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J Mol Biol. 2000 Oct 6;302(5):1193-212.

Crystal structure of Mycobacterium tuberculosis 7,8-dihydropteroate synthase in complex with pterin monophosphate: new insight into the enzymatic mechanism and sulfa-drug action.

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  • 1Department of Bioengineering and Biomolecular Structure Center, University of Washington, Seattle, WA 98195, USA.

Erratum in

  • J Mol Biol 2000 Nov 10;303(5):843.

Abstract

The enzyme 7,8-dihydropteroate synthase (DHPS) catalyzes the condensation of para-aminobenzoic acid (pABA) with 6-hydroxymethyl-7, 8-dihydropterin-pyrophosphate to form 7,8-dihydropteroate and pyrophosphate. DHPS is essential for the de novo synthesis of folate in prokaryotes, lower eukaryotes, and in plants, but is absent in mammals. Inhibition of this enzyme's activity by sulfonamide and sulfone drugs depletes the folate pool, resulting in growth inhibition and cell death. Here, we report the 1.7 A resolution crystal structure of the binary complex of 6-hydroxymethylpterin monophosphate (PtP) with DHPS from Mycobacterium tuberculosis (Mtb), a pathogen responsible for the death of millions of human beings each year. Comparison to other DHPS structures reveals that the M. tuberculosis DHPS structure is in a unique conformation in which loop 1 closes over the active site. The Mtb DHPS structure hints at a mechanism in which both loops 1 and 2 play important roles in catalysis by shielding the active site from bulk solvent and allowing pyrophosphoryl transfer to occur. A binding mode for pABA, sulfonamides and sulfones is suggested based on: (i) the new conformation of the closed loop 1; (ii) the distribution of dapsone and sulfonamide resistance mutations; (iii) the observed direction of the bond between the 6-methyl carbon atom and the bridging oxygen atom to the alpha-phosphate group in the Mtb DHPS:PtP binary complex; and (iv) the conformation of loop 2 in the Escherichia coli DHPS structure. Finally, the Mtb DHPS structure reveals a highly conserved pterin binding pocket that may be exploited for the design of novel antimycobacterial agents.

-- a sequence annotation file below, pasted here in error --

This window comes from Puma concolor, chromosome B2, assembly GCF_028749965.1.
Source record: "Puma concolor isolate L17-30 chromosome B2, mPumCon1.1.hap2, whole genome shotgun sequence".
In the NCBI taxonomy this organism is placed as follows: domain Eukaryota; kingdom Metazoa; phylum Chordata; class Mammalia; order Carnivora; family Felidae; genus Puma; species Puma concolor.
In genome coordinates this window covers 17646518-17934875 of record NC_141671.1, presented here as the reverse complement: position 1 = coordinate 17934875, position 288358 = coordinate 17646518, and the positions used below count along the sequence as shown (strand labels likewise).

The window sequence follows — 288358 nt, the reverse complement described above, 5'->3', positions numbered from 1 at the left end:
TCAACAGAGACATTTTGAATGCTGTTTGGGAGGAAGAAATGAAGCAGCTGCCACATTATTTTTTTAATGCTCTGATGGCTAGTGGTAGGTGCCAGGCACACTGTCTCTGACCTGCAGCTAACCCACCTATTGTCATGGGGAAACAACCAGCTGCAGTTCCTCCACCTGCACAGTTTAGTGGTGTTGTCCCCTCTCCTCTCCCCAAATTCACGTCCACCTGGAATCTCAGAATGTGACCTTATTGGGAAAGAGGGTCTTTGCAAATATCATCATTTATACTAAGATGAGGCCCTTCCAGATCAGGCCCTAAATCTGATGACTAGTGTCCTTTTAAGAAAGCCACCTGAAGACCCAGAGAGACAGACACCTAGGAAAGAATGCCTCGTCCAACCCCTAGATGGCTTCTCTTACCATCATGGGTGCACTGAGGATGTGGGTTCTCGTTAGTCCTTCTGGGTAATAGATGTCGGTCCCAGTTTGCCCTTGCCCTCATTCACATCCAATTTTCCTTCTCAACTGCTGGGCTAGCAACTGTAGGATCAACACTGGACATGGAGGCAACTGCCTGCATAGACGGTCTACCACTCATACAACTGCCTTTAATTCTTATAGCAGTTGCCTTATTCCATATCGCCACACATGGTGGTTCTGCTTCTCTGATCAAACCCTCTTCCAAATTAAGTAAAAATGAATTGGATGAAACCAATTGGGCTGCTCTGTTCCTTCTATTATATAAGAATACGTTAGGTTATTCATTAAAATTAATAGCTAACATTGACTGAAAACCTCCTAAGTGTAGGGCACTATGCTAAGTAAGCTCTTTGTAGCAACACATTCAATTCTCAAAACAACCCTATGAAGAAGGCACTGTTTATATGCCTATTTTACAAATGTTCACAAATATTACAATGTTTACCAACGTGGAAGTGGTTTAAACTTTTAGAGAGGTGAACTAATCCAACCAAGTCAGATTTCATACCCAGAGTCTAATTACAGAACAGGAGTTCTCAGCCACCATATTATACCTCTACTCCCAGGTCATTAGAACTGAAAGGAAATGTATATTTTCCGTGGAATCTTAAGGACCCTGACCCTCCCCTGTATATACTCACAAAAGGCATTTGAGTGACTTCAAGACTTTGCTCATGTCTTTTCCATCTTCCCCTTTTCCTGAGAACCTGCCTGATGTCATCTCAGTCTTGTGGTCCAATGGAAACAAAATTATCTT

Copyright 2000 Academic Press.

PMID:
11007651
[PubMed - indexed for MEDLINE]
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